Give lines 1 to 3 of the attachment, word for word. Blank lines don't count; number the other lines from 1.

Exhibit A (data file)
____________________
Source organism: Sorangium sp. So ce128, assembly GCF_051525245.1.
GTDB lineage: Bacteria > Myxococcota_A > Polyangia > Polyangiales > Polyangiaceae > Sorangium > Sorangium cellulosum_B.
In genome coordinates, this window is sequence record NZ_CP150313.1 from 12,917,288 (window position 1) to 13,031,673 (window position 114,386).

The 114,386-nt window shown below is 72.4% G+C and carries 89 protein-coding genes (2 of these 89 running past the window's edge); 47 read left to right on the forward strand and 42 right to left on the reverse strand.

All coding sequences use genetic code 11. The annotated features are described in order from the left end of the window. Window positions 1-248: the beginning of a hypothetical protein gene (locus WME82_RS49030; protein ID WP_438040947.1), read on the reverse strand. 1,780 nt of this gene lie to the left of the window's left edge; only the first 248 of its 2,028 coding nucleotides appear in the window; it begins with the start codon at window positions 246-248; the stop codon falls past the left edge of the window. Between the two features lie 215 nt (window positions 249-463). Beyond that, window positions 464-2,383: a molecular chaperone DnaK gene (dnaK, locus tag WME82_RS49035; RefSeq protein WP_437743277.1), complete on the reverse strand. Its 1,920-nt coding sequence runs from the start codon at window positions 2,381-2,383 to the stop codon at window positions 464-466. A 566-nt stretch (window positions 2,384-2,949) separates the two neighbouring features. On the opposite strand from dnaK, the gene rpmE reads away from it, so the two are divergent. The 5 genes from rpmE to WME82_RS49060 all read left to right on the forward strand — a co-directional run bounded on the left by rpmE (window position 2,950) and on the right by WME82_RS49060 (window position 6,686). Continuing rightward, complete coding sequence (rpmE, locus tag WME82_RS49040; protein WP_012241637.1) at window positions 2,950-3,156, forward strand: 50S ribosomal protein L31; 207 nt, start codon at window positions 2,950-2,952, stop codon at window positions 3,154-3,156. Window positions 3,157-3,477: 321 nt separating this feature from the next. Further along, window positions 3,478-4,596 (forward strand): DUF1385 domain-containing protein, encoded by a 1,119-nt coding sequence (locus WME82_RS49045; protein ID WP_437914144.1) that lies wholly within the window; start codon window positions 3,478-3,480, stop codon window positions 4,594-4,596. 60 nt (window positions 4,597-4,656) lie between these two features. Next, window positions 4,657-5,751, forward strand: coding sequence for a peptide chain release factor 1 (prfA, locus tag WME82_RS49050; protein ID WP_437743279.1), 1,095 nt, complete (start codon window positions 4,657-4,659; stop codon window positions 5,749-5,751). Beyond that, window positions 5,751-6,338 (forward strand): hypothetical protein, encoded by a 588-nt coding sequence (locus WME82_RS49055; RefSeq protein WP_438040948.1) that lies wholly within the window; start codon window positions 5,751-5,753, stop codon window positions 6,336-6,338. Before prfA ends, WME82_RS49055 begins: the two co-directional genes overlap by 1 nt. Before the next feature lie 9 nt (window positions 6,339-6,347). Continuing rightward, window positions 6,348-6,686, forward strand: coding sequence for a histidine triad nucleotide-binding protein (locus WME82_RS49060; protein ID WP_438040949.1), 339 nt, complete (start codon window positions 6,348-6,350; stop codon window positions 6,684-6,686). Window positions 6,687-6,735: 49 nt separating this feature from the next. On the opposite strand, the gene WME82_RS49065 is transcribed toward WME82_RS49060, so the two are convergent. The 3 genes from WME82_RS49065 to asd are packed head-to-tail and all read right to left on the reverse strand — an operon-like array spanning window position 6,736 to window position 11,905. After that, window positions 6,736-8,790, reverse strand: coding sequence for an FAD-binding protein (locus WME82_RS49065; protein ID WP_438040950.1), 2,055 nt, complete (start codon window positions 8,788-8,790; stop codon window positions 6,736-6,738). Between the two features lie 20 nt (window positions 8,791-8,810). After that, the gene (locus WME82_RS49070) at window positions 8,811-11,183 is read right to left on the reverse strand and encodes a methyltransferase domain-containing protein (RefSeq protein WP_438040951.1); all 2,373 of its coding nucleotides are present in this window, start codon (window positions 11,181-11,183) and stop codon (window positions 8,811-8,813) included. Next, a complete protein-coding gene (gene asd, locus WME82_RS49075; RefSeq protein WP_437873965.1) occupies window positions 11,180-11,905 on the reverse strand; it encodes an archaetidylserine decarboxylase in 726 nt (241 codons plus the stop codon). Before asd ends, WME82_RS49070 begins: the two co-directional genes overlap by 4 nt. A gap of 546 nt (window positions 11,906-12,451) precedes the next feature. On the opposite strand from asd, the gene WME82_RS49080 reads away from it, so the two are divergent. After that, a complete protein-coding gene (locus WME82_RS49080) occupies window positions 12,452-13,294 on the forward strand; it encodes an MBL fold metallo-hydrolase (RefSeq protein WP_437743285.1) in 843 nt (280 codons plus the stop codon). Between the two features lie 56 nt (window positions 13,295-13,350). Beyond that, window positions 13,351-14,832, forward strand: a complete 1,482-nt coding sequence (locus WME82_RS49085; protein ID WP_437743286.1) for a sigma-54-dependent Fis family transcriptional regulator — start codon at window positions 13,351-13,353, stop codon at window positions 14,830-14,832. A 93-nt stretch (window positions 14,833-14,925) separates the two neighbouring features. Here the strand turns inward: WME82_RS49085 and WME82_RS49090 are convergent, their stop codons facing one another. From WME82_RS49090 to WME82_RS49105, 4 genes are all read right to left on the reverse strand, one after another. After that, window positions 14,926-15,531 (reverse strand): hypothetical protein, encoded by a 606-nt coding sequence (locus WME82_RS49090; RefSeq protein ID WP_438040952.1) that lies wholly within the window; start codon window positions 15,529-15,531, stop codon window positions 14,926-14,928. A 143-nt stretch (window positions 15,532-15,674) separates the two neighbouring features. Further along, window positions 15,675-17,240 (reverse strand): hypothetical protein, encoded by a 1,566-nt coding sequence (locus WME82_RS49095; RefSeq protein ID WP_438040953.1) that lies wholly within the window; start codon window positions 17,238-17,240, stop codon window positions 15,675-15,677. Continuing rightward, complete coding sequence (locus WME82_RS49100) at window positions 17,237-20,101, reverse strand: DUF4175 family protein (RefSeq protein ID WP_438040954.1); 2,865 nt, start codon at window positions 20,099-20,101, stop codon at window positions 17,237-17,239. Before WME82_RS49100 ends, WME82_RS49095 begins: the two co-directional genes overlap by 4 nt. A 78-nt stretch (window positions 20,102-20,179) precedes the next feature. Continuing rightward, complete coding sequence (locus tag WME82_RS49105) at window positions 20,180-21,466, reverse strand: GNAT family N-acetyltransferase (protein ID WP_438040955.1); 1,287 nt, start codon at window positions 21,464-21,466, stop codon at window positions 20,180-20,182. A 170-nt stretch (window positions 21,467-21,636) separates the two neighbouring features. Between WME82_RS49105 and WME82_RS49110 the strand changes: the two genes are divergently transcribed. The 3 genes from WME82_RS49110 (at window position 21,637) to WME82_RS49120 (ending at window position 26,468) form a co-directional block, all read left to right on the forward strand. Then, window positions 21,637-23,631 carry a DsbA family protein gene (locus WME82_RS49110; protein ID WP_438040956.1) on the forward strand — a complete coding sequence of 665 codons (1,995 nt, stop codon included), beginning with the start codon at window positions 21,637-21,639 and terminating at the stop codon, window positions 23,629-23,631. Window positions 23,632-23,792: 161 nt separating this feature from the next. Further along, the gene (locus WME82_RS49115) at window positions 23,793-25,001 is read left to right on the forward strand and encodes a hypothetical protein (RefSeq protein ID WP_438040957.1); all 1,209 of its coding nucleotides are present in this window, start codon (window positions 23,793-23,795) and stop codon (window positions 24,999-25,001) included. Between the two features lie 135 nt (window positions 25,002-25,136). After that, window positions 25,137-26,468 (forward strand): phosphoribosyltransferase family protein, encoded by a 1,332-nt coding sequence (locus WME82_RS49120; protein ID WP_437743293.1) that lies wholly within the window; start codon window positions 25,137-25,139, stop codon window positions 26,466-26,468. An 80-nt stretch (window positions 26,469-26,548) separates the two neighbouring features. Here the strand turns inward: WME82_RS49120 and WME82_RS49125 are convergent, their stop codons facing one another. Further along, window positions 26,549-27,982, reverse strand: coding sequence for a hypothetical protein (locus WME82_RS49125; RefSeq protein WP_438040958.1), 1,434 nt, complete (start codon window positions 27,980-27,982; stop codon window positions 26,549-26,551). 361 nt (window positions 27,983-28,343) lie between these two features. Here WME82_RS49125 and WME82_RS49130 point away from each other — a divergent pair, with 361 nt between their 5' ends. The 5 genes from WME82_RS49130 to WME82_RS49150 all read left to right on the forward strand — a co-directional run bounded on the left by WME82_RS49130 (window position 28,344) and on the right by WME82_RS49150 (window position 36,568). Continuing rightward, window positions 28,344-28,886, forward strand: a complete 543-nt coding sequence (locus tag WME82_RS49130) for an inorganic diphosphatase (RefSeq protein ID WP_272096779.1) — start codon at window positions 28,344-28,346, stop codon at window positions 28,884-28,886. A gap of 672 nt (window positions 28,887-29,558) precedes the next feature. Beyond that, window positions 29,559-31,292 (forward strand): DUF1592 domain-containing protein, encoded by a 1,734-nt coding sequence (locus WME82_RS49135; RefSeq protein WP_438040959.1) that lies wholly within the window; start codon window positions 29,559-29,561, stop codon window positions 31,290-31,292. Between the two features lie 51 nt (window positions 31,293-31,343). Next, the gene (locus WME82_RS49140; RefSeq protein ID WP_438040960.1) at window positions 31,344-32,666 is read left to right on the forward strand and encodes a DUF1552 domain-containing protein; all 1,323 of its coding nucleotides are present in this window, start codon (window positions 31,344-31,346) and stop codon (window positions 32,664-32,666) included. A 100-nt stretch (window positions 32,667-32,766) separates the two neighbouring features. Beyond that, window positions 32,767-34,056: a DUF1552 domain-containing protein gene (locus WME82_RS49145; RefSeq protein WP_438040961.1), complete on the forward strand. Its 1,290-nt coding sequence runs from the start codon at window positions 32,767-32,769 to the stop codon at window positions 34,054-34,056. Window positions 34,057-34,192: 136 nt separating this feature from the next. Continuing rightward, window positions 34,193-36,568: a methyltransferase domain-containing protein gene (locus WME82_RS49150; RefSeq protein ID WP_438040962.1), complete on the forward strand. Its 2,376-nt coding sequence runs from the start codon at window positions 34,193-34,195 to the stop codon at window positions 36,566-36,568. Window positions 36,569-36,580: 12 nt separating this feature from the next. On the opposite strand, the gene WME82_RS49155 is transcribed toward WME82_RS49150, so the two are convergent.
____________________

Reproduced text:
Source organism: Sorangium sp. So ce128, assembly GCF_051525245.1.
GTDB lineage: Bacteria > Myxococcota_A > Polyangia > Polyangiales > Polyangiaceae > Sorangium > Sorangium cellulosum_B.
In genome coordinates, this window is sequence record NZ_CP150313.1 from 12,917,288 (window position 1) to 13,031,673 (window position 114,386).